George Washington's Slow and Beautiful Work

Speaking of copywork, this was read to my daughter this year. It wasn't planned (as it rarely should be) to inspire her copywork, but how could it not?

Propped up in front of George, one winter day, between a pewter inkwell and a jar of sand for blotting was a faded, green book. George was preparing to copy it. He took a bite of an apple. Then he dipped his goose quill, and on the first sheet of his copy book, carefully wrote this title:

He copied as many pages as he could that day, and more the next, and kept on until he had come at last to number 110.

"Labour to keep alive in your Breast that Little Spark of Celstial Fire called Conscience."

He misspelled "celestial" but he finished off with a fine flourish of scrolls and the Latin word

Meaning THE END!

He had the rules. Now all he had to do was to practice them!


Genevieve Foster, she of the famous horizontal-view-of-history books -  George Washington's World, Abraham Lincoln's World, The World of William Penn, The World of Christopher Columbus, The World of Captain John Smith and Augustus Caesar's World - has also written this sweet set of books to introduce our elementary students to some important American heroes.  They are full of her excellent style and lovely illustrations. Titles in her Initial Biography series include George Washington, Andrew Jackson, Abraham Lincoln, and Theodore Roosevelt. Each book has some fabulous 2-page illustrations.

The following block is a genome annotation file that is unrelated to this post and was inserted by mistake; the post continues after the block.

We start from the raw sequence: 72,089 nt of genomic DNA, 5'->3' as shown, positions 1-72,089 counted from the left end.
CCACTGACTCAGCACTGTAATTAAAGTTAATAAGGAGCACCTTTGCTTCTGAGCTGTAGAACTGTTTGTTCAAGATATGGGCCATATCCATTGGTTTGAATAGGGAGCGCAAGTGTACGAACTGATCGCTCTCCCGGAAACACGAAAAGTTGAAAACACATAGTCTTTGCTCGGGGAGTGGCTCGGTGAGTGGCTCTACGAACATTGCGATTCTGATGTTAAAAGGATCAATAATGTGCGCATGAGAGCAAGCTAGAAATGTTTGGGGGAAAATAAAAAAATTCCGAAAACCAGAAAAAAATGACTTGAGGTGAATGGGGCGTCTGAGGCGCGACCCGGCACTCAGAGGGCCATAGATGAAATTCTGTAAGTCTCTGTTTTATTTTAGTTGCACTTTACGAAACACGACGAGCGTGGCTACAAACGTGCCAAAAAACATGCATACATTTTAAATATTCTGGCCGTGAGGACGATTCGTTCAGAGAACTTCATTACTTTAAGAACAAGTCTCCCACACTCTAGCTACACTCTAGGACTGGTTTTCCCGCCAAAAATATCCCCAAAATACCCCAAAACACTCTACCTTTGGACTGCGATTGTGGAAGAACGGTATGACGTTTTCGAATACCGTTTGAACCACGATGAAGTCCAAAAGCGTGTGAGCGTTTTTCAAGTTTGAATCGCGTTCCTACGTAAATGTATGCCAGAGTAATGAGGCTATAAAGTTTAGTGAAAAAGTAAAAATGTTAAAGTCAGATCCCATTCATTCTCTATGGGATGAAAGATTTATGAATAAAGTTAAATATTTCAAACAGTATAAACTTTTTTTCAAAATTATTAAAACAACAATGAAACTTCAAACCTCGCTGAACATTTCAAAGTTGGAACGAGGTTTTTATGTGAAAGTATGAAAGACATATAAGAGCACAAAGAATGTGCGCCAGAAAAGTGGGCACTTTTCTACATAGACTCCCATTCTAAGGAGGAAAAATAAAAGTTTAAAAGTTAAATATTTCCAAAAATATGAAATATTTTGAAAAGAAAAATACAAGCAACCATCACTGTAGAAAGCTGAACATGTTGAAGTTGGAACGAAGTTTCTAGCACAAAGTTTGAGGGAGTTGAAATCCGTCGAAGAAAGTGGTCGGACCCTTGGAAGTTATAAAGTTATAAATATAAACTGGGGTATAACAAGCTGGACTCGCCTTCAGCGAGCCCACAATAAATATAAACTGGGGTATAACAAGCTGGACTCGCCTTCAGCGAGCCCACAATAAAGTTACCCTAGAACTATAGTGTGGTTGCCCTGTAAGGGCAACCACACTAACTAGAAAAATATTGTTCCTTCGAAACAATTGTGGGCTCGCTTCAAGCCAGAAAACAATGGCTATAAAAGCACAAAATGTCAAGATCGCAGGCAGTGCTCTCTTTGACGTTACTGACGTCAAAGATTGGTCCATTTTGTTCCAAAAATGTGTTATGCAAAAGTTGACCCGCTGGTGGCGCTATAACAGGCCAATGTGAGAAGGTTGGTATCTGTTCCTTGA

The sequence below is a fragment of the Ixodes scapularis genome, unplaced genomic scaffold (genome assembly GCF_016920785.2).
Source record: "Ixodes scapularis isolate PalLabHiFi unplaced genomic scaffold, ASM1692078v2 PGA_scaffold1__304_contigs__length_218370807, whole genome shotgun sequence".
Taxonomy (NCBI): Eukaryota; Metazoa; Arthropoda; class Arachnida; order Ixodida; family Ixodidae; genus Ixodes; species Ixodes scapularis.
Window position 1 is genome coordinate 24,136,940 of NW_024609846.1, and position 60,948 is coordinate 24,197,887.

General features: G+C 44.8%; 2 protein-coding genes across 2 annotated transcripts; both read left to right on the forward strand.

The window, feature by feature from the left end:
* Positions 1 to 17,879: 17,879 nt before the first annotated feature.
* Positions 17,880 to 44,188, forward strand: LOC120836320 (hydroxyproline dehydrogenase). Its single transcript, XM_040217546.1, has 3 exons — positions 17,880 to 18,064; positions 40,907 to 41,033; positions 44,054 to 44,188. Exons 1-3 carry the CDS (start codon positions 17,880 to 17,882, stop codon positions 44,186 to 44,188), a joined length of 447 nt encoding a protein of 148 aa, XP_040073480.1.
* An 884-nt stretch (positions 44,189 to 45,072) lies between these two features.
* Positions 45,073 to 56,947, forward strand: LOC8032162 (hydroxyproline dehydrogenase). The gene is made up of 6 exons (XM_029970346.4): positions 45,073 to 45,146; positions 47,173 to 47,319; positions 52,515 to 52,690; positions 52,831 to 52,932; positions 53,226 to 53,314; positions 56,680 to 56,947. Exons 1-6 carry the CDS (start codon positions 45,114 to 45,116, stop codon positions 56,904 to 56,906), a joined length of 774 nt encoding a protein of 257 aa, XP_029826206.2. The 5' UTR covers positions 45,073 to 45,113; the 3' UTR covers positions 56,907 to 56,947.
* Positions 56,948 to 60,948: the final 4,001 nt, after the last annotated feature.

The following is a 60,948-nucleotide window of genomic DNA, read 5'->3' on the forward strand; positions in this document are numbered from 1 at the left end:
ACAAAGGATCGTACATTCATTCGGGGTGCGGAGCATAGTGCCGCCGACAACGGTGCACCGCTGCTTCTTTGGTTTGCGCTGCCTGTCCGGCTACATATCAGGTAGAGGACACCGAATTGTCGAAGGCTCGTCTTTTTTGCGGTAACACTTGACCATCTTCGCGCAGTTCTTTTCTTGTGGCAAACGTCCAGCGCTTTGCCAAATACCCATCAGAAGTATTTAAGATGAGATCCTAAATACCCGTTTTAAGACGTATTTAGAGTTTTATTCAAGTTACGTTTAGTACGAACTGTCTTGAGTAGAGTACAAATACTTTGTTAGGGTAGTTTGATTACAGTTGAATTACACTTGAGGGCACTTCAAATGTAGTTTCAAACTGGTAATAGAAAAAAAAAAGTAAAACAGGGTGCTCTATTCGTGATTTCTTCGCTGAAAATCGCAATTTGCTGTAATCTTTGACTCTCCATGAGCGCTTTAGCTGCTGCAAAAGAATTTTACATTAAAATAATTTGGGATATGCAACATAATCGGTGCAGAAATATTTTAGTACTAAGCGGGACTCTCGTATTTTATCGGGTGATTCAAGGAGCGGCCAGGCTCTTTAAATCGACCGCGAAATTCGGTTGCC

A special treat when you've finished George Washington is this virtual tour of Mount Vernon.  Very cool!

A free download to make your own copy of Washington's Rules of Civility, a staple resource for copywork, can be found here.

And here you can view George Washington's actual slow and beautiful work.



  1. We love these. I'm missing Roosevelt :( When we visited Mt. Vernon his copy work caught our attention tremendously!

  2. Are these the same as the newish paper backs? I'm confused. Which isn't difficult. ;)